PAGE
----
The only way to replenish your hand is to take an action to do so. That leads to hard decisions as there are never enough actions to go round.
Finally, when you do actually kill hostiles, you gain experience. That experience is used to power up your action cards, and you can use it to have some helpful cards stick around over multiple turns.
The gameplay is pretty fast and furious. You never know what’s going to pop up in the next location, or if you are going to get ambushed as hostiles come up behind you. Combat is simple, yet you’ll find yourself agonizing over decisions of what cards to play, whether to use up experience in boosting cards, or cursing when your ammo runs dry and you have to spend a precious action to reload.
Managing your hand (or hands if you have more than one player soldier) is a big part of the game. Just like actions, there never seems to be enough cards to go round. Add to that the action cost for replenishing your hand and you’ll often find yourself struggling to do what you want to do (or need to do).
Smaller missions, once you have a firm grip on the rules, will take you 30 minutes or less to play. The larger ones can take a lot longer because you will generate a lot more hostiles and thus have a lot more combat.
DVG’s Warfighter will challenge you. This is not a game you can breeze through. You will have to make many decisions as you play, and often those will be the “What hurts me the least” kind.
The jungle missions are fairly easy. Start with these, get used to the gameplay and the various weapons, and how the hostiles appear and work.
Smaller missions are still challenging because you have a shortage of everything. You often have just a two-man team which means you probably only have four actions to work with a turn. If you waste an action, you’ve lost 25% of your resources for the turn which can be fatal for your team.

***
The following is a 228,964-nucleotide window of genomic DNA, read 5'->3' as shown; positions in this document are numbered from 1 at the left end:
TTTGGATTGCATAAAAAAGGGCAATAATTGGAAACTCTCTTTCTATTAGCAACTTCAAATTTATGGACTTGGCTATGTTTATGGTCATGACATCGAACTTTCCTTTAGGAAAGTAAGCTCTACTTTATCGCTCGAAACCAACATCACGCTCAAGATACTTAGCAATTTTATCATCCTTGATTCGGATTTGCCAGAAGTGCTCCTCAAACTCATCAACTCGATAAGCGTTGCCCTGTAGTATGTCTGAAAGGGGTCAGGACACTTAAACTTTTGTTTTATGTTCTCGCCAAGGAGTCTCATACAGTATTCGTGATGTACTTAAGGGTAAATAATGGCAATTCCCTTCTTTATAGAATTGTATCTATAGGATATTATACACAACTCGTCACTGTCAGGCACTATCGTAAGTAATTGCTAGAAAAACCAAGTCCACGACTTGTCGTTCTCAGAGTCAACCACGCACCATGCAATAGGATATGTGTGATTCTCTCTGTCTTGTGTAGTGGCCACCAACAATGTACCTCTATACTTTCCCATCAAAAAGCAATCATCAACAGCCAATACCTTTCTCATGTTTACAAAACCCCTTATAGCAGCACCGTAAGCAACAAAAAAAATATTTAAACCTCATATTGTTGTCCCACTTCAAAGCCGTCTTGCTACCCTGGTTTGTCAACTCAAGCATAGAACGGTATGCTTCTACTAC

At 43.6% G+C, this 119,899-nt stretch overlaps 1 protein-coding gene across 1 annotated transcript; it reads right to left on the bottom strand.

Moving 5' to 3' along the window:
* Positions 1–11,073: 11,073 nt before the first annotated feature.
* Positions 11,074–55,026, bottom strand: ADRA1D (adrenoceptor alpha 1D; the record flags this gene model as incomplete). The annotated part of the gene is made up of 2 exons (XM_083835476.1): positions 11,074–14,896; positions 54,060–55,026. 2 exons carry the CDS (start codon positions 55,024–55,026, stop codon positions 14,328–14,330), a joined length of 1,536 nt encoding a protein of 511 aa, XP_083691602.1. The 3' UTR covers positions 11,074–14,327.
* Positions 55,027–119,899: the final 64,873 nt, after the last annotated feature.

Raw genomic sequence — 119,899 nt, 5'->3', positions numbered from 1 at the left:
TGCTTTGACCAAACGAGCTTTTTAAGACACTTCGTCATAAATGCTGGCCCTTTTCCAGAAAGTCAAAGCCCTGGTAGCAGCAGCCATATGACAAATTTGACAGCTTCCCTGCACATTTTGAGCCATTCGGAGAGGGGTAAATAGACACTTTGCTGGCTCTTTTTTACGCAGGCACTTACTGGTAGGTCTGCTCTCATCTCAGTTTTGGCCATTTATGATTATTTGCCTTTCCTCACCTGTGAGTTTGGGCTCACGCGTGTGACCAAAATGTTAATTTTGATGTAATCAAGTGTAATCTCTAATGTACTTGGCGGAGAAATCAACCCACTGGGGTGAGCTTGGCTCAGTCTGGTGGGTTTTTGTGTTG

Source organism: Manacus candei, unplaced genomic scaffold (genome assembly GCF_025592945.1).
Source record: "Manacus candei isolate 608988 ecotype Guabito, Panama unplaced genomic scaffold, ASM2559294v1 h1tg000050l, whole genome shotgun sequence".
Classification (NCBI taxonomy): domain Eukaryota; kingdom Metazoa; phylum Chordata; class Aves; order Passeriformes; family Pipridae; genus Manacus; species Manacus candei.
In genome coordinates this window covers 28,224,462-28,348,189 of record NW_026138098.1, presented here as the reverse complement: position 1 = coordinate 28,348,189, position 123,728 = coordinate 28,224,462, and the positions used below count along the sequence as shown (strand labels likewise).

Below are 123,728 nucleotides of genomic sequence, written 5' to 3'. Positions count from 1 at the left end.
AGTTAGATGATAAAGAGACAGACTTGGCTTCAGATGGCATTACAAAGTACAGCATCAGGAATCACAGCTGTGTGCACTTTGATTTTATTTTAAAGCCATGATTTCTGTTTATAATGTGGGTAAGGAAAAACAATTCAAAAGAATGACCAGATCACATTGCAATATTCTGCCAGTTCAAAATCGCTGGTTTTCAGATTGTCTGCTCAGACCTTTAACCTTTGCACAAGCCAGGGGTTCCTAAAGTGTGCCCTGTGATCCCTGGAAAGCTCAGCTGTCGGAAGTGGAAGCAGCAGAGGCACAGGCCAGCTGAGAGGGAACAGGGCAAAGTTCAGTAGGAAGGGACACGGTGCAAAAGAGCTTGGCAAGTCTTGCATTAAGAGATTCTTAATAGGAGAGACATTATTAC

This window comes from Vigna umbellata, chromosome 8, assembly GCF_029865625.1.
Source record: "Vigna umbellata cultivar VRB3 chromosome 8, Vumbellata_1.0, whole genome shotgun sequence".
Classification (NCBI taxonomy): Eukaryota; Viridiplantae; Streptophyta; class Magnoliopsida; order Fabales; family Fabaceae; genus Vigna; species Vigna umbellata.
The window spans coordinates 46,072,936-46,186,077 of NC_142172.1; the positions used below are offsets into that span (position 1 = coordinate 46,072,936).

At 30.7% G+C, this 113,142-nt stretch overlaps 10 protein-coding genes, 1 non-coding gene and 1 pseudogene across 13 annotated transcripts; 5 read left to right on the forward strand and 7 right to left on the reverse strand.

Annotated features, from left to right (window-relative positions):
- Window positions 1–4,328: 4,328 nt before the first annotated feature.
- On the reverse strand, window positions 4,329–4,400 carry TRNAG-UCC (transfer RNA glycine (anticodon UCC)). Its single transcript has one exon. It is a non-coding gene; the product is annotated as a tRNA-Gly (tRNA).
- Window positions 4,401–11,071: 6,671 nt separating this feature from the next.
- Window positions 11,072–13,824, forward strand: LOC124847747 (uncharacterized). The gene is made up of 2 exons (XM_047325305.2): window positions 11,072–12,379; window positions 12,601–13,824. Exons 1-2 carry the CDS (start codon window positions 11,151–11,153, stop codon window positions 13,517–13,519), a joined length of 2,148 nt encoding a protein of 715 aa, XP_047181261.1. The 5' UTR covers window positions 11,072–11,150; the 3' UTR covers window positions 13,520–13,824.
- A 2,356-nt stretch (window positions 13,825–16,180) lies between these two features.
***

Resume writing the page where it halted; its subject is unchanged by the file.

Combat can be brutal. Your player soldier can absorb some damage, but your non-player and squad soldiers will die faster than a red shirt in Star Trek if you are not keeping the enemy suppressed.
Once you move into the Middle East theaters the difficulty ramps up very steeply. I played a dozen jungle missions and completed every single one. I then played a dozen Middle Eastern ones against insurgents. I have yet to have one success.
The jungle hostiles are often armed with SMGs and grenades, meaning they have to close range to attack you. The insurgents have LMGs, rocket launchers, and even suicide bombers. That makes for a far greater challenge and I would often find my team being suppressed and overrun.
Certainly, there is enough challenge in Warfighter to keep you playing for some time.
Warfighter from DVG is a great solitaire game.
It has a solid theme, the components are all nice, and there is quite a lot of game in the box.
You can attempt the same mission three times and the randomness of the card draws and hostiles will mean you will have a different experience each time. You can also equip and build different teams to keep the experience fresh.
The rulebook could have been laid out a bit better, but the writing in it is clear and easy to understand. I was playing after one read through, and by my third game I was hardly looking at the rules at all.
The small footprint and quick set up time make this a game you can pull off the shelf and be playing in 30 minutes. The rules are easy to remember and in over a dozen games I never ran into an instance where I thought, “Hmmmm, the rulebook doesn’t cover this clearly.”
The few instances I did need to reference the rulebook was where the layout niggled me the most. I had a lot of flipping back and forth to find the rule I was looking for.
I am a big fan of DVG’s games and Warfighter is no exception. It’s a game that hits my table regularly and I greatly enjoy.
For that reason, our review of DVG’s Warfighter awards it a very solid four stars.
Now, if you’ll excuse me I’d like to see if I can finally beat a Middle East mission.